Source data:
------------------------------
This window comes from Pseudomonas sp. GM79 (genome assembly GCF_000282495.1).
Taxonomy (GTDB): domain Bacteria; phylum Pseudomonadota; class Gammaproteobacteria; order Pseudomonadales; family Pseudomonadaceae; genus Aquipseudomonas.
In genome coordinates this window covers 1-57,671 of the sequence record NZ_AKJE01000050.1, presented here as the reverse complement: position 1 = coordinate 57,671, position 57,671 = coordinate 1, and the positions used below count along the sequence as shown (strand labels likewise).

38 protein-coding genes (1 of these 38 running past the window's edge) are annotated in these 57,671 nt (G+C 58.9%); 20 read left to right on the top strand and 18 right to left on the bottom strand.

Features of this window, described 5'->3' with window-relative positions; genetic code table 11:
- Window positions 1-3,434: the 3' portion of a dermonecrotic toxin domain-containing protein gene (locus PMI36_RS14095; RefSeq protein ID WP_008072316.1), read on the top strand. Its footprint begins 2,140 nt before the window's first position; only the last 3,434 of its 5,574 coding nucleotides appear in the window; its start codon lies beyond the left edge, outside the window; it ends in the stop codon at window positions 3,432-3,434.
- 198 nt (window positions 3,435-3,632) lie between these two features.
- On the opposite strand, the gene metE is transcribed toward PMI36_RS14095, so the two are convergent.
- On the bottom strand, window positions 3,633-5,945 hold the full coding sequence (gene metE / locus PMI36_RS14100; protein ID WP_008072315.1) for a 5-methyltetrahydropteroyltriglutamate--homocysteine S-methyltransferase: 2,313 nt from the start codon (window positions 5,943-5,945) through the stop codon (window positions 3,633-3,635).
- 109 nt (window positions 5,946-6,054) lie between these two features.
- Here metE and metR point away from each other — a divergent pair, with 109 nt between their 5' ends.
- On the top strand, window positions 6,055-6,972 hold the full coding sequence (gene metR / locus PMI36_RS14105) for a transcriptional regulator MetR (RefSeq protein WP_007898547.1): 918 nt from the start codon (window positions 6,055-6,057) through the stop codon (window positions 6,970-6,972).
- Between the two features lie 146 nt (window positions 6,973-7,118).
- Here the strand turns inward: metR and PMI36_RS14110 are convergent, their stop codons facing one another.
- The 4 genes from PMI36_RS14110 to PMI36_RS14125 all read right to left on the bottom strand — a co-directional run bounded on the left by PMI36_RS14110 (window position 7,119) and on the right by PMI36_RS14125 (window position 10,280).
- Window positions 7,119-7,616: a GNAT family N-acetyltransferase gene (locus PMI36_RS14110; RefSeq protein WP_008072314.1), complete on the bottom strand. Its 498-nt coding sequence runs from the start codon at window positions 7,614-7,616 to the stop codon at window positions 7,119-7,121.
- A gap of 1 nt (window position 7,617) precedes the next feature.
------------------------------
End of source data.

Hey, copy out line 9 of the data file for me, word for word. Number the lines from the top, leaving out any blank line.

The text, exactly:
- On the bottom strand, window positions 3,633-5,945 hold the full coding sequence (gene metE / locus PMI36_RS14100; protein ID WP_008072315.1) for a 5-methyltetrahydropteroyltriglutamate--homocysteine S-methyltransferase: 2,313 nt from the start codon (window positions 5,943-5,945) through the stop codon (window positions 3,633-3,635).